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At India’s largest airline, the most crucial skill is not one that’s taught at IIMs

REUTERS/Adnan Abidi
How does working with the largest Indian airline feels like?
  • Niharika Sharma
By Niharika Sharma

Reporter based in New Delhi.

Published Last updated This article is more than 2 years old.

Indian aviation has, for long, been plagued by a dearth of pilots, which has hampered the fleet expansion plans of many airlines.

Between 2017 and 2019, hiring of pilots in India rose 88%, show official data from the ministry of civil aviation. However, this is not enough to meet the additional requirement of 17,000 pilots in the next 10 years, according to a 2019 report by the Sydney-based aviation market intelligence firm CAPA.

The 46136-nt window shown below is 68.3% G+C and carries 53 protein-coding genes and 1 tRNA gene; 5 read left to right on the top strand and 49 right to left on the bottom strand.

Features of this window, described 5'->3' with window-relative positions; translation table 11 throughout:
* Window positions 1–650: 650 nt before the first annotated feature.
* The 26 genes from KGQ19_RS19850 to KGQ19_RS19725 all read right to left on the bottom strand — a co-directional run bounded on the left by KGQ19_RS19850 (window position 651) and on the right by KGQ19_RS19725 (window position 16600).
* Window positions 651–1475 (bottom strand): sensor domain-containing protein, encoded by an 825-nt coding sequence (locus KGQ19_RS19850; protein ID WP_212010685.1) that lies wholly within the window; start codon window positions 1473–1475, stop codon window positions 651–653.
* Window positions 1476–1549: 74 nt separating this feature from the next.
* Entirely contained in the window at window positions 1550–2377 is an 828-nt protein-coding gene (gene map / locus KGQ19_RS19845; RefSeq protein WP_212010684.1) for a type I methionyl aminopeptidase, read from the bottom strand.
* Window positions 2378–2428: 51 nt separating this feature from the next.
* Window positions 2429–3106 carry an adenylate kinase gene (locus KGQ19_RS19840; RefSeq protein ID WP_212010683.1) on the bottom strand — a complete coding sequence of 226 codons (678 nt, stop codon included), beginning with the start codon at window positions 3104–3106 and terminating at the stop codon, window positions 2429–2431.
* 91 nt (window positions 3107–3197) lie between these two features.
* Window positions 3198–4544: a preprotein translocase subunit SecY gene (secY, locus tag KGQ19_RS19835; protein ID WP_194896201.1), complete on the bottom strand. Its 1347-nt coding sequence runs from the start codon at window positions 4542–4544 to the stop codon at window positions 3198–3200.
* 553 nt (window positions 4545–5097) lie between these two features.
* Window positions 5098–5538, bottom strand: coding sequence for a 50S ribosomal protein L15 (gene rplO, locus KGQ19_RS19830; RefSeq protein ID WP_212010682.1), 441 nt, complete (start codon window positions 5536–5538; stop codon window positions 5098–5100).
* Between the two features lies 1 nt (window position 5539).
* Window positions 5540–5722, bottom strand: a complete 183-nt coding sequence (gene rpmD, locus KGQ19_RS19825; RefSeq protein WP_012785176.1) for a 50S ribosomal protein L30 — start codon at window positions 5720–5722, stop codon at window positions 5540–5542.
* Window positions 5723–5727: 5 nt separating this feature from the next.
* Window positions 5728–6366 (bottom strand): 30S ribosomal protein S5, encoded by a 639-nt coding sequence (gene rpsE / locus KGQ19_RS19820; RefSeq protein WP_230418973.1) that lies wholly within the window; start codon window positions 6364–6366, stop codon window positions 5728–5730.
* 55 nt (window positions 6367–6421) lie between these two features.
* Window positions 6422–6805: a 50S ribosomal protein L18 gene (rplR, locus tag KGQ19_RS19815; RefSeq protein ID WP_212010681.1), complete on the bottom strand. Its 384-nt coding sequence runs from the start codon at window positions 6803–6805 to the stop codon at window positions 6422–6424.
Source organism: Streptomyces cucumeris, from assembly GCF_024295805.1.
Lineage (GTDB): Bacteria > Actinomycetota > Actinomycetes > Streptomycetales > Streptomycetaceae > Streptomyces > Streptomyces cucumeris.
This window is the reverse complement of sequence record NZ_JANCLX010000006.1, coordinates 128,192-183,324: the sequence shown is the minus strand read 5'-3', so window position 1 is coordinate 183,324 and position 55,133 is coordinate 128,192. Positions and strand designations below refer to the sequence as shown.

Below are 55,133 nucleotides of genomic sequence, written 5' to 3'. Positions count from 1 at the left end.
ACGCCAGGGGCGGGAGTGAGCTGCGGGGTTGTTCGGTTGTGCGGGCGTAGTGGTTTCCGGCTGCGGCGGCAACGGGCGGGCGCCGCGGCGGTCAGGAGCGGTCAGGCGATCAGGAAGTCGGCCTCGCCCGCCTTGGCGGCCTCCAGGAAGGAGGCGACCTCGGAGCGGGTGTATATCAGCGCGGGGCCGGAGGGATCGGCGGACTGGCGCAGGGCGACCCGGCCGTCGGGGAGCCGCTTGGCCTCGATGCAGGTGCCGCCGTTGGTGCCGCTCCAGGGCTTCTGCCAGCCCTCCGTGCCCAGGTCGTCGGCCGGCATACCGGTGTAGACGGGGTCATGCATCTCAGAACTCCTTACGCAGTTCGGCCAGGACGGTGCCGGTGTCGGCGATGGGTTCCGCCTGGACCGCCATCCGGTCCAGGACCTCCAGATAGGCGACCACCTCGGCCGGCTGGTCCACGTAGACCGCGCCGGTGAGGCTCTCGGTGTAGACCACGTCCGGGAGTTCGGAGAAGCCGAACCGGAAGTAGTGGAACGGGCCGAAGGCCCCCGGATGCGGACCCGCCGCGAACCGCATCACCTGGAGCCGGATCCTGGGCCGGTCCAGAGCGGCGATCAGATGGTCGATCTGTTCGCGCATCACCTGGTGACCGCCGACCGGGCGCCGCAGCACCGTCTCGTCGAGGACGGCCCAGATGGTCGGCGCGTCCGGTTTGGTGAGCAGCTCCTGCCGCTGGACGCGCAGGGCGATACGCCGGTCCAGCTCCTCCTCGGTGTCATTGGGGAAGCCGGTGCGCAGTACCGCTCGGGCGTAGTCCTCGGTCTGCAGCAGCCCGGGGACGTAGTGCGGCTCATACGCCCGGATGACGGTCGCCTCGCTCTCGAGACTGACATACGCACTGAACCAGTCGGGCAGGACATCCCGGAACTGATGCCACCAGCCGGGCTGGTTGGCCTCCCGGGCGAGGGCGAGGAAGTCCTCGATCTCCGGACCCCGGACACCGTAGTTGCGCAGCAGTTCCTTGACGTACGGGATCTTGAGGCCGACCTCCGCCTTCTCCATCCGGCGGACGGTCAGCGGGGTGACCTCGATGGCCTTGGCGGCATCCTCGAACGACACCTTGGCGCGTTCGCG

The issue came to the fore in February 2019 when the scarcity of pilots forced the country’s leading carrier, IndiGo, to cancel as many as 30 flights a day. It tried to make up for the shortfall by aggressively hiring expatriates.

A year on, the carrier says it has tided over the problem. “At the moment IndiGo is not affected…we had difficulties in the past because hiring a pilot isn’t an easy job. You can’t just hire a pilot like you hire a marketing director,” said Raj Raghavan, senior vice-president and head of human resources, IndiGo.

Raghavan, an HR veteran who has worked with the likes of Amazon and Genpact, says the grounding of Jet Airways came as a blessing in disguise for head hunters. “We hired about 400 people from Jet…no airline has been able to hire that kind of a number.”

In a conversation with Quartz, he talked about the jobs outlook in the aviation industry, and the work environment at IndiGo. Edited excerpts.

What is that one job that would be the most crucial to IndiGo in the future?